This week I have read some fun books. The first of these is William Shakespeare’s Star Wars by Ian Doescher. Doescher has taken the script for George Lucas’s Star Wars movie and translated it into Shakespearean English, complete with the Bard’s iconic iambic pentameter.
In short, this is the most brilliant piece of writing I have read in a long time. I am a big fan of the original trilogy Star Wars movies and it’s just incredible how well they work in Shakespearean language. Doescher studied Shakespeare and is also a big sci-fi geek and his understanding of both media comes across very well. The dichotomy of the sci-fi content in old fashioned language adds a real interest to the writing. It’s also a heck of a lot of fun to play “spot the (adapted) Shakespeare quotation.” For example, we have “Alas, poor stormtrooper, I knew ye not” referencing Hamlet’s thoughts on Yorrick.
I have both the audiobook (narrated by a troupe of Shakespearean actors including the author himself) and I strongly recommend experiencing William Shakespeare’s Star Wars in audiobook format rather than the written word. The cast really brings it to life.
Here’s a sample:
I gave William Shakespeare’s Star Wars a resounding five stars out of five.
I was given the chance to review Don’t Even Think About it by Sarah Mlynowski for an honest review through Netgalley. It is an upcoming young adult novel in which a class of teenagers suddenly develops the ability to hear peoples’ thoughts after receiving a vaccine. Mlynowski explores both the positive and negative sides of the ability in quite an interesting and thoughtful way and there is quite a bit of humour in the book as well. The characters weren’t particularly well developed – pretty typical two dimensional teens.
All in all though it’s a fun, quick read. I gave Don’t Even Think About it three and a half stars out of five.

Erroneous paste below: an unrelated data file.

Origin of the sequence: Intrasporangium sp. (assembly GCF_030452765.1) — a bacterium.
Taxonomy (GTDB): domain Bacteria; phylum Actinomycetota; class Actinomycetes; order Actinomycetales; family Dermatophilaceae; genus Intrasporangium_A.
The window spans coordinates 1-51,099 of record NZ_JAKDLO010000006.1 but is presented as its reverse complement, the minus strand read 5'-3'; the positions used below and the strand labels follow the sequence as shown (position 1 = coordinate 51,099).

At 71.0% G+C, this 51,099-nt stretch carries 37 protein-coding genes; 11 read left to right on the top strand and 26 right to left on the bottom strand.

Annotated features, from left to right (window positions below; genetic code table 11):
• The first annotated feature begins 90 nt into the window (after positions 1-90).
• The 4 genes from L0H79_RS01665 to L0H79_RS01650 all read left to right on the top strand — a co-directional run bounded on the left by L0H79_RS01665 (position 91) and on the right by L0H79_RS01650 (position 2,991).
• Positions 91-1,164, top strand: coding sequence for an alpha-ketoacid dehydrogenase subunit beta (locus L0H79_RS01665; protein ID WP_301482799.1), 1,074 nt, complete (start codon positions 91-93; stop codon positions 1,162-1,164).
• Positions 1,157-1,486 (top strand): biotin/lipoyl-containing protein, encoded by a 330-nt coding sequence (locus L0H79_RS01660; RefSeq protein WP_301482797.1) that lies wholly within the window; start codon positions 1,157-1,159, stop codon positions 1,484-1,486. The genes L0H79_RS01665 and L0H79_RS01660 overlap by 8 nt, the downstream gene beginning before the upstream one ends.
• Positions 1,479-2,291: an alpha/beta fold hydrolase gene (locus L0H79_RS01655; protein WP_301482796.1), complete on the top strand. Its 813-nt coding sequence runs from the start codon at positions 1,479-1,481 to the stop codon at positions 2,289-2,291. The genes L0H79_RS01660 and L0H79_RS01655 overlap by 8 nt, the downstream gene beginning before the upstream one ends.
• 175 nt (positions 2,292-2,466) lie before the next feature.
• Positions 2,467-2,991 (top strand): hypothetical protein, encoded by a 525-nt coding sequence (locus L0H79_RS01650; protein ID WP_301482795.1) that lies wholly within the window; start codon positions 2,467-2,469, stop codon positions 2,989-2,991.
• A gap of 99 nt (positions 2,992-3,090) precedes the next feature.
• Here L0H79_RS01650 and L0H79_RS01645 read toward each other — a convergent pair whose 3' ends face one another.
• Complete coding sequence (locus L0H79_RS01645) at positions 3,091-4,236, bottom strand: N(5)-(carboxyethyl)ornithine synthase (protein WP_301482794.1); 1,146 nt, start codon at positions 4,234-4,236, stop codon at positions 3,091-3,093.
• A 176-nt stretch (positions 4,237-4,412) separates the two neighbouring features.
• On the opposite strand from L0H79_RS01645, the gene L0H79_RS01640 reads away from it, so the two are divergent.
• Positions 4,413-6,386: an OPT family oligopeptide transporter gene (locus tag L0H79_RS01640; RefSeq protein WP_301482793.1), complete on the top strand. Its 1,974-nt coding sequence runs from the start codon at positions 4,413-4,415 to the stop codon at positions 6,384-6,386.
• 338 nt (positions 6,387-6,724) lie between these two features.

Bobby Ether and the Academy by R. Scott Boyer was the second book I received free to review through Netgalley. It tells the story of a boy who discovers he has supernatural powers and is taken off to a safe place for protection.
I have read the first few chapters of the book, and in all honesty, I doubt I will finish it. While I am grateful for the opportunity to review it, i has so far failed to grab my attention and the impression I have is that it is written for a younger audience. Now some books of that kind can transcend age groups – I’m thinking Harry Potter or Percy Jackson – but that doesn’t seem to be the case here.
Now, there is nothing inherently bad in what I have read, and a different audience may love it. For that reason I’m not going to give it a rating as I think it was just not really what I was looking for in a read. Feel free to check it out and let me know in the comments if you enjoyed it.
Added to my library this week
This week Audible had a first-book-in-the-series sale so I went a little mad. I picked up The Fairy-Tale Detectives: The Sisters Grimm by Michael Buckley just because it sounded like a lot of fun. For some reason, the Kindle book I own of Scott Westerfeld’s Uglies isn’t the one that’s Whispersync for Voice enabled, which is annoying, so I took advantage of the sale to pick up the audiobook. The final book I picked up from the sale was Enclave by Ann Aguirre, mainly because I’ve heard a lot of good buzz about this series.
Finally I picked up Ransom Riggs’ Miss Peregrine’s Home for Peculiar Children in Kindle format. I’ve been seeing some YouTube videos of the author and his new wife, Tahereh Mafi of Unravel Me fame, and they are both just so cute and funny. It really made me want to read their books.
That’s all I have this week – what are you planning to read?